Ah, that pesky home-office deduction. For those who work from home, it can be a valuable tax break, but it’s also a tricky one—especially if you own your home. Want to check it out? First, let’s see if you’re eligible.
You qualify for the deduction if your work-space meets the criteria for business use, meaning you use it exclusively and regularly as a principal place of business, or to consult with patients, clients or customers in the course of your work.
You don’t have to be self-employed to claim the deduction, by the way. But your working at home must be required by your employer (i.e. they don’t have office space for you elsewhere) for you to meet the standard.
Murky? The key words here are “exclusive,” “regularly,” and “must”. If you also put the space to some personal use, use it only occasionally, or have a nice desk sitting, unused, at your employer’s office, the IRS won’t allow the deduction.
Pass that litmus test? (Phew.) Then let’s get started.
First, calculate the percentage of your home used for business. For example: If you have a 100-square-foot work-space in a 1,000-square-foot home, 10% is the portion to use.
If you own your home, you would deduct 10% of the mortgage interest you pay (not principal).
So (using hypothetical numbers) you would claim $1,000 of, say, $10,000 in yearly mortgage interest on your Schedule C. Then, on Schedule A you’d only claim the remaining $9,000 for the mortgage interest deduction (no double dipping!).
If you rent, it’s a little simpler. Again calculate the percentage of your home used for business. If it’s 10%, you’d deduct 10% of your rent.
Then there’s the issue of deducting expenses for the maintenance of your home office space. If you own, you can deduct a portion of property taxes, insurance, utilities, repairs/maintenance, and other expenses associated with your office.
Deductions can be direct (related solely to your office, like painting the walls of just that area) or indirect (related to your entire home, like homeowners insurance).
Direct expenses are totally deductible. For indirect ones, you’ll need to calculate the percentage you’re allowed to deduct using the percentage of your home used as office space. So, for example, if your office space occupies 10% of your home, you’ll be able to deduct 10% off of all your indirect expenses.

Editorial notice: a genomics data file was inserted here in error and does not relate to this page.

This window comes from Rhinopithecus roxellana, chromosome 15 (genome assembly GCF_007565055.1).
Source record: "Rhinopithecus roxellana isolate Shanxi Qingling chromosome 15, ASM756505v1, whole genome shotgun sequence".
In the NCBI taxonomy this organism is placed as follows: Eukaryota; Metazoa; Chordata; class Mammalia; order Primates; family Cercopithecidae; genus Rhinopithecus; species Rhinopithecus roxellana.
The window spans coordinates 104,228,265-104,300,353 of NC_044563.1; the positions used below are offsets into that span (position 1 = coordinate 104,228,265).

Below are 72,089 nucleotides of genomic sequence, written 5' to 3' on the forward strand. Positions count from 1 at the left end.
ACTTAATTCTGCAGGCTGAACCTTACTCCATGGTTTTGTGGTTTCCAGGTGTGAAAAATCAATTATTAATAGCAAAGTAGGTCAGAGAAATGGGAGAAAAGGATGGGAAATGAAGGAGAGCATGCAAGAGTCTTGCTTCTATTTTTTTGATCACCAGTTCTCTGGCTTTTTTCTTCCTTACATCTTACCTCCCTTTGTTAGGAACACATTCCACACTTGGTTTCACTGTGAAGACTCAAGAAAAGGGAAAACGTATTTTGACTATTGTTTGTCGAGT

Renters are entitled to deduct many of the same expenses relating to running a home office as homeowners. The difference lies when it comes to expenses related directly to home ownership. A homeowner, for instance, could write off a percentage of their mortgage interest, property taxes, and homeowner’s insurance. A renter with a home office isn’t entitled to those options, but can, in addition to a percentage of their rent, write off a percentage of their renter’s insurance.
Should you depreciate? Depreciating is where things get complicated. If you own your home, you can depreciate your office space in addition to claiming the mortgage interest. That means deducting a portion of the value of the office, over many years.
You don’t have to depreciate your home office, however. It could further reduce your business income,. And the total amount of depreciation you’ve claimed over time could be counted as a taxable gain if you sell your home, so consult a tax pro before deciding which way to go on this.
If you’re a child care provider, there are special rules for in home daycare facilities that you’ll want to check out. Food, supplies, mileage—some or all of many expenses may be deductible, but do your homework (this IRS overview is really helpful).
Finally, if you’re looking at a potentially sticky situation (depreci-what?), definitely consult a CPA who can help walk you through it.
The Scoop on Home Office Deductions Comments
- By DailyWorth Team
- January 28, 2013
10 Countries With Better Maternity Leave Than the U.S.10 Countries With Better Maternity Leave Than the U.S.
Don’t Go Broke This Holiday SeasonDon’t Go Broke This Holiday Season
How to Drink With Your CoworkersHow to Drink With Your Coworkers
I’m NOT Trying to Have It AllI’m NOT Trying to Have It All
How to Bounce Back From Credit DisasterHow to Bounce Back From Credit Disaster